Equipment training improves mission readiness

| May 11, 2017 | 0 Comments
Spc. Tyler R. Aliffi (left), a signals intelligence analyst with Headquarters and Headquarters Detachment 205th Military Intelligence Battalion, 500th MI Brigade, puts together the components of the radio to be able to send up a report during a practical exercise as part of the JCR training, Schofield Barracks, May 1. The radio training prepared soldiers to be able to operate the equipment simultaneously with the JCR while in the HHMWV (High Mobility Multipurpose Wheeled Vehicle).

Spc. Tyler R. Aliffi (left), a signals intelligence analyst with Headquarters and Headquarters Detachment 205th Military Intelligence Battalion, 500th MI Brigade, puts together the components of the radio to be able to send up a report during a practical exercise as part of the JCR training, Schofield Barracks, May 1. The radio training prepared soldiers to be able to operate the equipment simultaneously with the JCR while in the HHMWV (High Mobility Multipurpose Wheeled Vehicle).

Story and photos by Sgt. Shameeka R. Stanley
500th Military Intelligence Brigade Public Affairs

SCHOFIELD BARRACKS — When some Soldiers hear there is classroom training they have to attend, the first thought on most of their minds is a class consisting of PowerPoint slides for a few hours and the instructor speaking to the class the entire time.

However, on May 1, that wasn’t the case for the Soldiers of Headquarters and Headquarters Detachment, 205th Military Intelligence Battalion, 500th Military Intelligence Brigade.

Staff Sgt. Michael McKinley, HHD 205th MI Bn. S-6 noncommissioned officer and assistant class instructor demonstrates how to operate the Blue Force Tracker equipment inside the HHMWV. The soldiers were able to apply what theyÕve learned in the classroom during a test drive scenario in the vehicle.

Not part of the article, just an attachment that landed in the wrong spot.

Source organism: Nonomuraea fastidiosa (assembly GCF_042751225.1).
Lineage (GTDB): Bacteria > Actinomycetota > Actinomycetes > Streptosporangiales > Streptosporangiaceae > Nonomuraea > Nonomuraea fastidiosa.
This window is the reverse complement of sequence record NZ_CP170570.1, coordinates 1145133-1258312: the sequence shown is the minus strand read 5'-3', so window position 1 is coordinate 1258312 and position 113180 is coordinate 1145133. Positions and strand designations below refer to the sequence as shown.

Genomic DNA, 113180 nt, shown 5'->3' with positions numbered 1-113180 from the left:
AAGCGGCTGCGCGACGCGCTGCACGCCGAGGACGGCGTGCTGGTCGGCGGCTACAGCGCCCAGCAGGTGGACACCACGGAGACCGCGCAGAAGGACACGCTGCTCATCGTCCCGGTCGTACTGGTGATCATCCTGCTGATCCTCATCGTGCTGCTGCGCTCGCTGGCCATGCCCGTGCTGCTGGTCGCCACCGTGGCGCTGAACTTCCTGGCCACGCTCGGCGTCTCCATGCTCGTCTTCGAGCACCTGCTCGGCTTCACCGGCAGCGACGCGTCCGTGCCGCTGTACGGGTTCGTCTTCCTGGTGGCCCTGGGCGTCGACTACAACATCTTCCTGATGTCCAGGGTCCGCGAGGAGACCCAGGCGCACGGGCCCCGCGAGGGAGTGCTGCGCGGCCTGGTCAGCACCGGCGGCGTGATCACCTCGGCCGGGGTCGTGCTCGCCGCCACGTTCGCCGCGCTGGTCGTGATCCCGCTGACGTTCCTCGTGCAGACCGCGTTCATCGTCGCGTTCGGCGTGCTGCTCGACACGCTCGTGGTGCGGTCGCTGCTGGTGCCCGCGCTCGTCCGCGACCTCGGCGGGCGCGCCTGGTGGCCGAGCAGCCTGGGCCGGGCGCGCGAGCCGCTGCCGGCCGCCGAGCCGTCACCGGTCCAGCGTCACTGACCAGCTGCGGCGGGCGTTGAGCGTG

Staff Sgt. Michael McKinley, HHD 205th MI Bn. S-6 noncommissioned officer and assistant class instructor demonstrates how to operate the Blue Force Tracker equipment inside the HHMWV. The soldiers were able to apply what they’ve learned in the classroom during a test drive scenario in the vehicle.

The Soldiers participated in a Joint Capabilities Release (JCR) and radio counteractive training at the brigade motor pool. The training consisted of radio counteractive operations and using the Blue Force Tracker GPS and map overlay inside a Humvee. The intent was to ensure the Soldiers have the skills, training and equipment to sustain combat situations.

The equipment the Soldiers will be training on in the Humvee is more advanced than previous systems and has the technology capabilities of a smartphone or a tablet that is more reliable and built for combat.

The training began with a realistic scenario to get the Soldiers’ attention and make it more interactive from beginning to the end. The Soldiers took turns role playing in a combat situation. Some attacked; others were forced to use the radio to report the attack.

“We wanted them to be involved in the process as much as possible, so that they can retain the knowledge they learn,” said Sgt. 1st Class Brandi C. Collins, 205th MI Bn. S-6 noncommissioned officer in charge and lead class instructor. “We didn’t want the training to be comunications specific, so we allowed the Soldiers’ peers to teach the hands-on portion of the class.”

The students started off with basic radio operations by putting the equipment together properly, ensuring they know how to make a call, sending different types of reports up, based on the situation, and how to end a call. Once the radio operation portion of the class was complete, the students then moved on to the Humvee to complete a test drive and check on their learning in action.

“I really enjoyed this training because it was hands-on, and the fact that we were able to go out in the vehicle and actually test the equipment was helpful for mission readiness,” said Spc. Tyler R. Aliffi, signals intelligence analyst, HHD, 205th MI Bn.

At the end of the training, the Soldiers had positive feedback about their experience.

“I thought the JCR training was awesome because I never encountered this piece of equipment before,” said Spc. Stephen A. Walter, a signals intelligence analyst, HHD, 205th MI Bn. “It was great to learn how we can communicate with other elements in the battlefield environment.”

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